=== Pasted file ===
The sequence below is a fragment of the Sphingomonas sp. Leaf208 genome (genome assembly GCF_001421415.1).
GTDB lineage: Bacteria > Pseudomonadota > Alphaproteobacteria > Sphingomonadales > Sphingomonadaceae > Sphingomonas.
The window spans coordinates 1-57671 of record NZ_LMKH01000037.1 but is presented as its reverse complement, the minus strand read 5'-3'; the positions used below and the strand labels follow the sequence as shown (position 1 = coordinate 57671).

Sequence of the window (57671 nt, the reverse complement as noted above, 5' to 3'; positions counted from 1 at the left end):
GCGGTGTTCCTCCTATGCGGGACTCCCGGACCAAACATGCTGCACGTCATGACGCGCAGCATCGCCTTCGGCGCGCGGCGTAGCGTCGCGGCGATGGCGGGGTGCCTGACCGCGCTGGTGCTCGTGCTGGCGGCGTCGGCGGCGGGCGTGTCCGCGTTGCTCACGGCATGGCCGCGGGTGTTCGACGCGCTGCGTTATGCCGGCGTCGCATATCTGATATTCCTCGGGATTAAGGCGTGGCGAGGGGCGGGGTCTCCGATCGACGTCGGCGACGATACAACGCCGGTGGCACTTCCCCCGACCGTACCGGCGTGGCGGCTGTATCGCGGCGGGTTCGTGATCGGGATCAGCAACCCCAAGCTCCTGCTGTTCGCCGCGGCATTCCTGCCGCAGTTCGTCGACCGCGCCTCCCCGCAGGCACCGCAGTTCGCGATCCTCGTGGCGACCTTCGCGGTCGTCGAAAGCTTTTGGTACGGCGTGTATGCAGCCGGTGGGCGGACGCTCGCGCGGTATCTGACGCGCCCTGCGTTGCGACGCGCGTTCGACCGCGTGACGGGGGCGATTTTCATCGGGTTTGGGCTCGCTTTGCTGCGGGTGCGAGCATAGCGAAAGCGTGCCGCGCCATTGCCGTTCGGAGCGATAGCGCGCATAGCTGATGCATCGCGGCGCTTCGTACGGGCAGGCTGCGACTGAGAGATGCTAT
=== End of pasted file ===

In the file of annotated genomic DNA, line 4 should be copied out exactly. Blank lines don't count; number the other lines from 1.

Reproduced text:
Sequence of the window (57671 nt, the reverse complement as noted above, 5' to 3'; positions counted from 1 at the left end):